TS: You mentioned earlier about getting the end of the movie right, and we had to substantially change it.  We had to reshoot it anyway, so it's not like we reshot it because Tobey didn't work.  We had to go in and make a lot of changes anyway.  As part of that process, we looked at all the things that weren't working right in that sequence, and one of them was that some people found Tobey was a distraction just because he's Tobey.

DW: It's a role that doesn't really have a huge arc, so when you put that kind of personality in there, you set up expectations.  I think that's something Ang reconsidered.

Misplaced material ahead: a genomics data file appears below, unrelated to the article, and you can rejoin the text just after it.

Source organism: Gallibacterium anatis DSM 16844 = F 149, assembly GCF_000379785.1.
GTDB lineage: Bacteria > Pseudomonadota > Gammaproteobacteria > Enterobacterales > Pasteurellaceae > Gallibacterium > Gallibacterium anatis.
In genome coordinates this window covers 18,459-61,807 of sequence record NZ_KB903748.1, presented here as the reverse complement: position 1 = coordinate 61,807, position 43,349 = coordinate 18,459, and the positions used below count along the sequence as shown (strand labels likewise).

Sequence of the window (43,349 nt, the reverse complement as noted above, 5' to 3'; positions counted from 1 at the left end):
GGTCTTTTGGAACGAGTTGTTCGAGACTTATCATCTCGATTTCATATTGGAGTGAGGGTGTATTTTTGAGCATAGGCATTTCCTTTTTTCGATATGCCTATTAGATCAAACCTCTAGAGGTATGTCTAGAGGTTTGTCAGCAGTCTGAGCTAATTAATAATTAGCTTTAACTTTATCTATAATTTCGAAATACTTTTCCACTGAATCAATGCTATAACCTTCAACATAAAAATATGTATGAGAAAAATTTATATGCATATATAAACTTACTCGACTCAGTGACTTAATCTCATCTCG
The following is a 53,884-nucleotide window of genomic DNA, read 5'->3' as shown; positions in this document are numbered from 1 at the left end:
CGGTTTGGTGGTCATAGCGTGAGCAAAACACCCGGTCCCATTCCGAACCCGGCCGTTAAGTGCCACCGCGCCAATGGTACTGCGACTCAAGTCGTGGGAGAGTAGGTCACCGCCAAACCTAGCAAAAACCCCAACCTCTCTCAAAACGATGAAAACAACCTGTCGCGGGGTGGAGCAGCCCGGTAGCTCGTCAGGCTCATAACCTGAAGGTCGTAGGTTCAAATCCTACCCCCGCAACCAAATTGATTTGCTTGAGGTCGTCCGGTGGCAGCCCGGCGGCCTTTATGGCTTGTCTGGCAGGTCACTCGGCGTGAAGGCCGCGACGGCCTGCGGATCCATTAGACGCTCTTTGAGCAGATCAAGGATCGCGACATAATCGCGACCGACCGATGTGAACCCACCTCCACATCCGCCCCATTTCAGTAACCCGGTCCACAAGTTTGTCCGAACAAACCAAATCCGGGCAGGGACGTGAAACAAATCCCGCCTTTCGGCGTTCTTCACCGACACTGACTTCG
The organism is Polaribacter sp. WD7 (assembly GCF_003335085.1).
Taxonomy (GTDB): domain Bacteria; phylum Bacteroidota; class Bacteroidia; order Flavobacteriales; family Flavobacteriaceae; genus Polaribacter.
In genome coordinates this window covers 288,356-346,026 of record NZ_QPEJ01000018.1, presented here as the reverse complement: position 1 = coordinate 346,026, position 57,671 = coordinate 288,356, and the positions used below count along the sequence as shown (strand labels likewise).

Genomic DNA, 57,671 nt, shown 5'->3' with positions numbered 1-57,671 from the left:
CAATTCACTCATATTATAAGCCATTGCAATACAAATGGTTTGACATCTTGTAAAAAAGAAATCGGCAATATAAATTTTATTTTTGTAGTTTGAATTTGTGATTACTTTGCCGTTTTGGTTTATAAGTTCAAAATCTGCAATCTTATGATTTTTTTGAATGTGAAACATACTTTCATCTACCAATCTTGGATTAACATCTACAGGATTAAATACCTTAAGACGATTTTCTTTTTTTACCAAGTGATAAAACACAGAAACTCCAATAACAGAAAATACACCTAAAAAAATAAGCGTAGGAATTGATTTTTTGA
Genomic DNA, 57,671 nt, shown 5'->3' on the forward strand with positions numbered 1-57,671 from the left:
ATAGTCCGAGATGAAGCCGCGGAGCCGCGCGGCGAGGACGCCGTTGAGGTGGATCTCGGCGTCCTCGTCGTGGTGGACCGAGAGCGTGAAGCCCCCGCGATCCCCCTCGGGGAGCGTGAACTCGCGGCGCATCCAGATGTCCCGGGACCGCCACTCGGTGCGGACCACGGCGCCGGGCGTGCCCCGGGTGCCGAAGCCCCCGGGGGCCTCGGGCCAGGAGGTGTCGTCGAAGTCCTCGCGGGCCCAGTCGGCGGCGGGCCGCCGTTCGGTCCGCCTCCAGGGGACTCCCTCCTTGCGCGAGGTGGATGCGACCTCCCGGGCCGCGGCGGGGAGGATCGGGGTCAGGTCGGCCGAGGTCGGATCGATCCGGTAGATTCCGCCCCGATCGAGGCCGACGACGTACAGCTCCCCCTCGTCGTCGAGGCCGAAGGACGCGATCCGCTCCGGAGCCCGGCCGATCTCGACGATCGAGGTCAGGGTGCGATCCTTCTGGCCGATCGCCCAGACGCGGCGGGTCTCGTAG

AT: Of all the things you all did on this movie, what are you absolutely proudest of?

CM: I love the big pool with all the candles.  We were scouting and I said, 'we'll need to have 50,000 lit at the same time.'  And the art department got over 120,000 candles, and everyone was lighting them.  It was a great moment--David was lighting, I was lighting.  Everyone was there with lighters and we would shoot these cameras for a frame or send them out.  But that was the major source for that scene, and I think it looked fantastic.